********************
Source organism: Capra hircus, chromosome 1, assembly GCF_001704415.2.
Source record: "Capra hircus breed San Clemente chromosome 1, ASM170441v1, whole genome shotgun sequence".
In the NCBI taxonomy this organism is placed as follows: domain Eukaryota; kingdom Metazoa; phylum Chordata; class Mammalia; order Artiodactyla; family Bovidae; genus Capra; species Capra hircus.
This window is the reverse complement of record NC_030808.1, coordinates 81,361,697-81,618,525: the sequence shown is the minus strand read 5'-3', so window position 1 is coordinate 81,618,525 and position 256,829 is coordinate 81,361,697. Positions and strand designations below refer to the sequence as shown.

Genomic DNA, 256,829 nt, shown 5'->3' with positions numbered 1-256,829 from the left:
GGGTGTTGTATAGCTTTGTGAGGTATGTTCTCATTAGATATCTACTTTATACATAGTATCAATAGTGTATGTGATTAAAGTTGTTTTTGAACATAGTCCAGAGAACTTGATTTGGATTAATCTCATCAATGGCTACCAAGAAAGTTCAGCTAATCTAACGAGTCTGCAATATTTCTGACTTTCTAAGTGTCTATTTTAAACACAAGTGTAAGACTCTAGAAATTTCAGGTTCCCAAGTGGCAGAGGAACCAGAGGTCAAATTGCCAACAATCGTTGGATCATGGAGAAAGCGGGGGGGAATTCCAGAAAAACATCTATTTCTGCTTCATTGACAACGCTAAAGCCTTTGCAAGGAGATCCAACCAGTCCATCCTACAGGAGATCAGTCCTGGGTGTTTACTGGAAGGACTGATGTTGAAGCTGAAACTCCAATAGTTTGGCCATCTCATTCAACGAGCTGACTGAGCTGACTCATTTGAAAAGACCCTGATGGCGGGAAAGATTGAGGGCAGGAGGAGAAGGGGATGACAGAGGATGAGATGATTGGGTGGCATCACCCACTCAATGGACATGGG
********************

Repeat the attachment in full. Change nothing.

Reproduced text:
Source organism: Capra hircus, chromosome 1, assembly GCF_001704415.2.
Source record: "Capra hircus breed San Clemente chromosome 1, ASM170441v1, whole genome shotgun sequence".
In the NCBI taxonomy this organism is placed as follows: domain Eukaryota; kingdom Metazoa; phylum Chordata; class Mammalia; order Artiodactyla; family Bovidae; genus Capra; species Capra hircus.
This window is the reverse complement of record NC_030808.1, coordinates 81,361,697-81,618,525: the sequence shown is the minus strand read 5'-3', so window position 1 is coordinate 81,618,525 and position 256,829 is coordinate 81,361,697. Positions and strand designations below refer to the sequence as shown.

Genomic DNA, 256,829 nt, shown 5'->3' with positions numbered 1-256,829 from the left:
GGGTGTTGTATAGCTTTGTGAGGTATGTTCTCATTAGATATCTACTTTATACATAGTATCAATAGTGTATGTGATTAAAGTTGTTTTTGAACATAGTCCAGAGAACTTGATTTGGATTAATCTCATCAATGGCTACCAAGAAAGTTCAGCTAATCTAACGAGTCTGCAATATTTCTGACTTTCTAAGTGTCTATTTTAAACACAAGTGTAAGACTCTAGAAATTTCAGGTTCCCAAGTGGCAGAGGAACCAGAGGTCAAATTGCCAACAATCGTTGGATCATGGAGAAAGCGGGGGGGAATTCCAGAAAAACATCTATTTCTGCTTCATTGACAACGCTAAAGCCTTTGCAAGGAGATCCAACCAGTCCATCCTACAGGAGATCAGTCCTGGGTGTTTACTGGAAGGACTGATGTTGAAGCTGAAACTCCAATAGTTTGGCCATCTCATTCAACGAGCTGACTGAGCTGACTCATTTGAAAAGACCCTGATGGCGGGAAAGATTGAGGGCAGGAGGAGAAGGGGATGACAGAGGATGAGATGATTGGGTGGCATCACCCACTCAATGGACATGGG